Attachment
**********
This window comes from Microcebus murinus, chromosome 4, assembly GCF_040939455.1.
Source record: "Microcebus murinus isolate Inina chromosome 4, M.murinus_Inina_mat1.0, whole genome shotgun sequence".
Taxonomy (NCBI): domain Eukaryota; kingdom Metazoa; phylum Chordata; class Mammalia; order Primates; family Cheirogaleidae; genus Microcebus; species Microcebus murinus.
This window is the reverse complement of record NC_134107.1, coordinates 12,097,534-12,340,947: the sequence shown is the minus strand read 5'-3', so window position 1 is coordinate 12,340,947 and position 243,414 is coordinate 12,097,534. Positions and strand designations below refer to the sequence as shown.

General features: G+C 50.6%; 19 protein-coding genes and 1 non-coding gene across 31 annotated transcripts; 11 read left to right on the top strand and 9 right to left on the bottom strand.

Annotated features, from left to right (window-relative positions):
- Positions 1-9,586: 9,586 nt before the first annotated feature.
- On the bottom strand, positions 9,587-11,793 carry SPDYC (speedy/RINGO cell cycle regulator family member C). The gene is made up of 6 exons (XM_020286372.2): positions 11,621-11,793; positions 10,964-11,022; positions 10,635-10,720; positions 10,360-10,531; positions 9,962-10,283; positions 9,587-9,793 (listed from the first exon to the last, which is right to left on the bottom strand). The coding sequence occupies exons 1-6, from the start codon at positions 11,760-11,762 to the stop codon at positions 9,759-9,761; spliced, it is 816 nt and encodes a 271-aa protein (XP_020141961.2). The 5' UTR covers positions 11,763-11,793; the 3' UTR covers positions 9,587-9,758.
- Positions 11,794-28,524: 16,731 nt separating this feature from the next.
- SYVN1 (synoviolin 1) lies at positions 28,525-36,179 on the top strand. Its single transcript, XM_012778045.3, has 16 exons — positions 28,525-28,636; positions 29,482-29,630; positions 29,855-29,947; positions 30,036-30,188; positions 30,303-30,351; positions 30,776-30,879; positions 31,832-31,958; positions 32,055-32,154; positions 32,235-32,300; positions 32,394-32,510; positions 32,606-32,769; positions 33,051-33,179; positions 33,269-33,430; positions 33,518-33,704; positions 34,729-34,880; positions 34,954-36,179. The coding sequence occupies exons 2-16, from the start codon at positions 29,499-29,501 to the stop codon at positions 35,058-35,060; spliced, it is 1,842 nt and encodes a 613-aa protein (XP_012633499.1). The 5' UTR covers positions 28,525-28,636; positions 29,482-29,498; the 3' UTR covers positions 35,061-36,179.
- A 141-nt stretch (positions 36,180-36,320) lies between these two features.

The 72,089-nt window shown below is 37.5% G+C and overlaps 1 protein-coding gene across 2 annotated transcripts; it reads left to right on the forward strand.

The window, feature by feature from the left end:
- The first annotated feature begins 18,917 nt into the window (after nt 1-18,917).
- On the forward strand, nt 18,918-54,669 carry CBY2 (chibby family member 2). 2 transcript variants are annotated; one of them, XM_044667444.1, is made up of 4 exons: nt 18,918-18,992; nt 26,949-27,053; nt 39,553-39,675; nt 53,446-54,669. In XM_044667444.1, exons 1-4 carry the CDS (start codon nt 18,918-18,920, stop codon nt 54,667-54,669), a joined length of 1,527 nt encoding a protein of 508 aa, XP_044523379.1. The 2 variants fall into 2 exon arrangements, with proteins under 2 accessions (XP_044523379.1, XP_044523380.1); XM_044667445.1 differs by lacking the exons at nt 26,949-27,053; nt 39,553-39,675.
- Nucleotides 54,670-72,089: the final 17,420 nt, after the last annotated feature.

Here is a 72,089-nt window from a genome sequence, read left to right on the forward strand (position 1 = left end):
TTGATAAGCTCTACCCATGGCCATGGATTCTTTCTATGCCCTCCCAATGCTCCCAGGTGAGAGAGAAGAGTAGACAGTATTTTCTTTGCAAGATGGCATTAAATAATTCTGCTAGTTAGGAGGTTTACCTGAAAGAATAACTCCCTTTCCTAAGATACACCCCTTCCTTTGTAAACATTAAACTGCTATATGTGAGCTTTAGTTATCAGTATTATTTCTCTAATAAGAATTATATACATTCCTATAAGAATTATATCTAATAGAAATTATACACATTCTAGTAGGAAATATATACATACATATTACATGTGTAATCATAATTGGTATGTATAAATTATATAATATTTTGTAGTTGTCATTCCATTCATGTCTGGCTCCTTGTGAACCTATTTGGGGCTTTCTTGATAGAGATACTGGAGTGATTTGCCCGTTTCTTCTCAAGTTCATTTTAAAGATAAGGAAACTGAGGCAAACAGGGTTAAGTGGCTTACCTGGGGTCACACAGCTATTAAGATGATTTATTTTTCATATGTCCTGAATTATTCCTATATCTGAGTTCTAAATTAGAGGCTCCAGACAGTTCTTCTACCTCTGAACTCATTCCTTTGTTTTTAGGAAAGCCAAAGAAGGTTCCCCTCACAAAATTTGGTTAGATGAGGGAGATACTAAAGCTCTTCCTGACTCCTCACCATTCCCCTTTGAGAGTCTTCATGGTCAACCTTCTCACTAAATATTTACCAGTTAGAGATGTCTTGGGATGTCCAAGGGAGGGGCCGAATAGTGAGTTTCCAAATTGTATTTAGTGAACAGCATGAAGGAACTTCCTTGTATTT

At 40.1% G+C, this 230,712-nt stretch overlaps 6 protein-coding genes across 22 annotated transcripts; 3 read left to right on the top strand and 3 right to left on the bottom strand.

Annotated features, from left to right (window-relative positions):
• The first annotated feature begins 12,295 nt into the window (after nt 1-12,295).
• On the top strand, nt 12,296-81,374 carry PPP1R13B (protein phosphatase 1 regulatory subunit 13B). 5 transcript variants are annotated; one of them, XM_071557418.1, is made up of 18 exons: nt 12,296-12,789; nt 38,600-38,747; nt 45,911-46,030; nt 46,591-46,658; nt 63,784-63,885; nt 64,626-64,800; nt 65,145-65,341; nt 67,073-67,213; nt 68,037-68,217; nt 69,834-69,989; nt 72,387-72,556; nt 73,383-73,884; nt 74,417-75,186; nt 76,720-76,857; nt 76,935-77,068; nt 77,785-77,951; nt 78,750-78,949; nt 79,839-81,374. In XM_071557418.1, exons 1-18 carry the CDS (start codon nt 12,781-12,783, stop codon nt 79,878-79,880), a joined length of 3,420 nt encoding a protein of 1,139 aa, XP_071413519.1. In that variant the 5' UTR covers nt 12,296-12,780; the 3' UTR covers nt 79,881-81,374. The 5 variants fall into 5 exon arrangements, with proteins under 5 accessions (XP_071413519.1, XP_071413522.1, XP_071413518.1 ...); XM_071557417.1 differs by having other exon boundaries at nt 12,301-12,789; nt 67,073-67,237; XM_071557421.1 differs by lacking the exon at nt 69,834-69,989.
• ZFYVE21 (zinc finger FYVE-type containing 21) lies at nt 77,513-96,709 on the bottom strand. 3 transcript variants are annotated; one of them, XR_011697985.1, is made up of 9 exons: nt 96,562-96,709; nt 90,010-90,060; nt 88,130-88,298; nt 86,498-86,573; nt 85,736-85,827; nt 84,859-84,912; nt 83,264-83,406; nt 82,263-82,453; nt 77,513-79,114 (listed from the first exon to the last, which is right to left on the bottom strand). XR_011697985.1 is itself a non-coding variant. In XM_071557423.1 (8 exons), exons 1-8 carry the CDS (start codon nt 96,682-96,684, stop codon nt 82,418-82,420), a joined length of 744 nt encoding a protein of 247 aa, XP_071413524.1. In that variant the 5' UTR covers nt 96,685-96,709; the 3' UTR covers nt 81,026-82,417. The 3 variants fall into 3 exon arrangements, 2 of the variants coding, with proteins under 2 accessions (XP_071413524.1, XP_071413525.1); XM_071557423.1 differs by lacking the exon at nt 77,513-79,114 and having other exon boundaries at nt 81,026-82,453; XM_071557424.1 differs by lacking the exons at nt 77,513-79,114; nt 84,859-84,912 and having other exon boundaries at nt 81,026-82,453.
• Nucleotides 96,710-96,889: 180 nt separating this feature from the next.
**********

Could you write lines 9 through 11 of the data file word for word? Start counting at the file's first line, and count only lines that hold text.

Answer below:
- Positions 11,794-28,524: 16,731 nt separating this feature from the next.
- SYVN1 (synoviolin 1) lies at positions 28,525-36,179 on the top strand. Its single transcript, XM_012778045.3, has 16 exons — positions 28,525-28,636; positions 29,482-29,630; positions 29,855-29,947; positions 30,036-30,188; positions 30,303-30,351; positions 30,776-30,879; positions 31,832-31,958; positions 32,055-32,154; positions 32,235-32,300; positions 32,394-32,510; positions 32,606-32,769; positions 33,051-33,179; positions 33,269-33,430; positions 33,518-33,704; positions 34,729-34,880; positions 34,954-36,179. The coding sequence occupies exons 2-16, from the start codon at positions 29,499-29,501 to the stop codon at positions 35,058-35,060; spliced, it is 1,842 nt and encodes a 613-aa protein (XP_012633499.1). The 5' UTR covers positions 28,525-28,636; positions 29,482-29,498; the 3' UTR covers positions 35,061-36,179.
- A 141-nt stretch (positions 36,180-36,320) lies between these two features.